The International Herald Tribune looks at the man behind the largest ever bank fraud, which came to light yesterday and cost SocGen around $7.2 billion. A former colleague speaks about rogue trader Jerome Kerviel, a 31-year-old children’s judo teacher with an interest in sailing: “He was an introvert, who was generally pretty ill at ease."
“Wall Street looked set for gains in an extended global stock bounce on Friday, soaking up the afterglow of a U.S. government tax stimulus package that has soothed recession fears,” Reuters reported in the first hour of trading.
On Wednesday, investigators at The New York Times reported that as few as five pieces of tuna from certain Manhattan sushi restaurants, if eaten in one week, might be enough to produce risky mercury levels. Time magazine consulted a doctor on the issue, who maintained that the dangers of not eating fish, including tuna, “outweigh the small possible dangers from mercury."
A girl in Australia has spontaneously changed blood group, allowing her body to accept a transplanted liver. Doctors describe it as a "one-in-six-billion" miracle, which may one day help researchers learn how to replicate the transformation.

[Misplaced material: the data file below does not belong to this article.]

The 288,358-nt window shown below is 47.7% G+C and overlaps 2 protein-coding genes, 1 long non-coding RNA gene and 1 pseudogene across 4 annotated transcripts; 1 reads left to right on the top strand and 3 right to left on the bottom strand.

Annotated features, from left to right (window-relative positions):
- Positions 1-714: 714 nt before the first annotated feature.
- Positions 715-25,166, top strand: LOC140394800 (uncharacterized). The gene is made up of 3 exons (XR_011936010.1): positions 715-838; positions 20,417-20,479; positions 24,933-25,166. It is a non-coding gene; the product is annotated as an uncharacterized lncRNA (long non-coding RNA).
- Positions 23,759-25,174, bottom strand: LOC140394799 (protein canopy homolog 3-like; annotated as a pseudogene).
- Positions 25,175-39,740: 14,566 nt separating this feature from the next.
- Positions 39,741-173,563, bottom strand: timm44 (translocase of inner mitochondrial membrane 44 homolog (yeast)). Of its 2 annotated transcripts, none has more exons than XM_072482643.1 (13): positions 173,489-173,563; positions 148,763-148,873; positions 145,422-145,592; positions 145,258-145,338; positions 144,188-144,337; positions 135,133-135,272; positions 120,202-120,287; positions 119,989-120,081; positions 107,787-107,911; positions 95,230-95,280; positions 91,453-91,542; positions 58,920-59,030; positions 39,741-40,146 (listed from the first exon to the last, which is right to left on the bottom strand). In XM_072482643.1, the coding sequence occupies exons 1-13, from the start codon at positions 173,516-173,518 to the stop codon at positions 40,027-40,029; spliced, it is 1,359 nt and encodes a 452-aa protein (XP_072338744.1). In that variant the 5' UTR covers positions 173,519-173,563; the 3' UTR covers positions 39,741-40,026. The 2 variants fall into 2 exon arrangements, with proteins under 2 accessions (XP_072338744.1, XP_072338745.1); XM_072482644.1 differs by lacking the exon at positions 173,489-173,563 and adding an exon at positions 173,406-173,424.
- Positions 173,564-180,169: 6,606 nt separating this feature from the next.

The Atlantic depicts Bobby Fischer as a man with a “limited world view” who, at the height of his career, couldn’t follow the conversation at a dinner party, who collected Ds at high school, and who once said, “I object to being called a chess genius, because I consider myself to be an all-around genius who just happens to play chess."
New Yorker reviewer Anthony Lane sees through the contemporary veneer of monster movie “Cloverfield”. He writes, “Under the modern flummery, behind the faux amateurism and the handheld shudder, ‘Cloverfield’ is a vastly old-fashioned piece of work, creaking with hilarious contrivance. I was thrilled, for instance, to hear someone actually speak the line ‘It’s alive!’"